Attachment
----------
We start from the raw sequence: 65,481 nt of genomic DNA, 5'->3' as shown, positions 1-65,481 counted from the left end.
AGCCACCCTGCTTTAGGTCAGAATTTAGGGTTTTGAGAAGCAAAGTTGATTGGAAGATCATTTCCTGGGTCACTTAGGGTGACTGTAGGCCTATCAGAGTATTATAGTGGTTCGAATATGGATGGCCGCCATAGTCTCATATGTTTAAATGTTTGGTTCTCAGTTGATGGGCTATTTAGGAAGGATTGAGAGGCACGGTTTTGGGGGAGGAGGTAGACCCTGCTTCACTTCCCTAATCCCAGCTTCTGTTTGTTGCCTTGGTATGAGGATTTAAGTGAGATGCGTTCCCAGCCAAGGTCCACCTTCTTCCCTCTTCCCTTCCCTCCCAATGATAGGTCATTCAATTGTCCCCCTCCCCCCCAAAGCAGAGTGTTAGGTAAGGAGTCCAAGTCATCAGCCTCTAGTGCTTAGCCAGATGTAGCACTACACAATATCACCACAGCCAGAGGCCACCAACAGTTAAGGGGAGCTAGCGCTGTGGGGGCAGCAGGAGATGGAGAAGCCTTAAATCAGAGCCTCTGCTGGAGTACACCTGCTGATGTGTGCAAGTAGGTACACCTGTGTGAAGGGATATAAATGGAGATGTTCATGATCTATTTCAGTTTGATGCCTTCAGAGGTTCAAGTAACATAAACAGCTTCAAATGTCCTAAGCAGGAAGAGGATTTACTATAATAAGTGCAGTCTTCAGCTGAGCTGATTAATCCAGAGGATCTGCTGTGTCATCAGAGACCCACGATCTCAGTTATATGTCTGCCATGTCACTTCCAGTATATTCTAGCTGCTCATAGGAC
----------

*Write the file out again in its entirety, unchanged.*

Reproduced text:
We start from the raw sequence: 65,481 nt of genomic DNA, 5'->3' as shown, positions 1-65,481 counted from the left end.
AGCCACCCTGCTTTAGGTCAGAATTTAGGGTTTTGAGAAGCAAAGTTGATTGGAAGATCATTTCCTGGGTCACTTAGGGTGACTGTAGGCCTATCAGAGTATTATAGTGGTTCGAATATGGATGGCCGCCATAGTCTCATATGTTTAAATGTTTGGTTCTCAGTTGATGGGCTATTTAGGAAGGATTGAGAGGCACGGTTTTGGGGGAGGAGGTAGACCCTGCTTCACTTCCCTAATCCCAGCTTCTGTTTGTTGCCTTGGTATGAGGATTTAAGTGAGATGCGTTCCCAGCCAAGGTCCACCTTCTTCCCTCTTCCCTTCCCTCCCAATGATAGGTCATTCAATTGTCCCCCTCCCCCCCAAAGCAGAGTGTTAGGTAAGGAGTCCAAGTCATCAGCCTCTAGTGCTTAGCCAGATGTAGCACTACACAATATCACCACAGCCAGAGGCCACCAACAGTTAAGGGGAGCTAGCGCTGTGGGGGCAGCAGGAGATGGAGAAGCCTTAAATCAGAGCCTCTGCTGGAGTACACCTGCTGATGTGTGCAAGTAGGTACACCTGTGTGAAGGGATATAAATGGAGATGTTCATGATCTATTTCAGTTTGATGCCTTCAGAGGTTCAAGTAACATAAACAGCTTCAAATGTCCTAAGCAGGAAGAGGATTTACTATAATAAGTGCAGTCTTCAGCTGAGCTGATTAATCCAGAGGATCTGCTGTGTCATCAGAGACCCACGATCTCAGTTATATGTCTGCCATGTCACTTCCAGTATATTCTAGCTGCTCATAGGAC